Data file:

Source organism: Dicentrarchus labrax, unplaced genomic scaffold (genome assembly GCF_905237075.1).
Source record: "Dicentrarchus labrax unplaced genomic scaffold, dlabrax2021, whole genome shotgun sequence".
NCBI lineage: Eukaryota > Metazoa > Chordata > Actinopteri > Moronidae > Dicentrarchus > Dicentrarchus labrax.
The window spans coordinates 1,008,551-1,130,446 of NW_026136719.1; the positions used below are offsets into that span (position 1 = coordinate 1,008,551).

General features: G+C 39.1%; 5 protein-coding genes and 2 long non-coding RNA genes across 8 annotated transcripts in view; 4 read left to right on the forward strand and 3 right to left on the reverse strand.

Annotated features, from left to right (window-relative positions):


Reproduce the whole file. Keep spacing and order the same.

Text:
Source organism: Dicentrarchus labrax, unplaced genomic scaffold (genome assembly GCF_905237075.1).
Source record: "Dicentrarchus labrax unplaced genomic scaffold, dlabrax2021, whole genome shotgun sequence".
NCBI lineage: Eukaryota > Metazoa > Chordata > Actinopteri > Moronidae > Dicentrarchus > Dicentrarchus labrax.
The window spans coordinates 1,008,551-1,130,446 of NW_026136719.1; the positions used below are offsets into that span (position 1 = coordinate 1,008,551).

General features: G+C 39.1%; 5 protein-coding genes and 2 long non-coding RNA genes across 8 annotated transcripts in view; 4 read left to right on the forward strand and 3 right to left on the reverse strand.

Annotated features, from left to right (window-relative positions):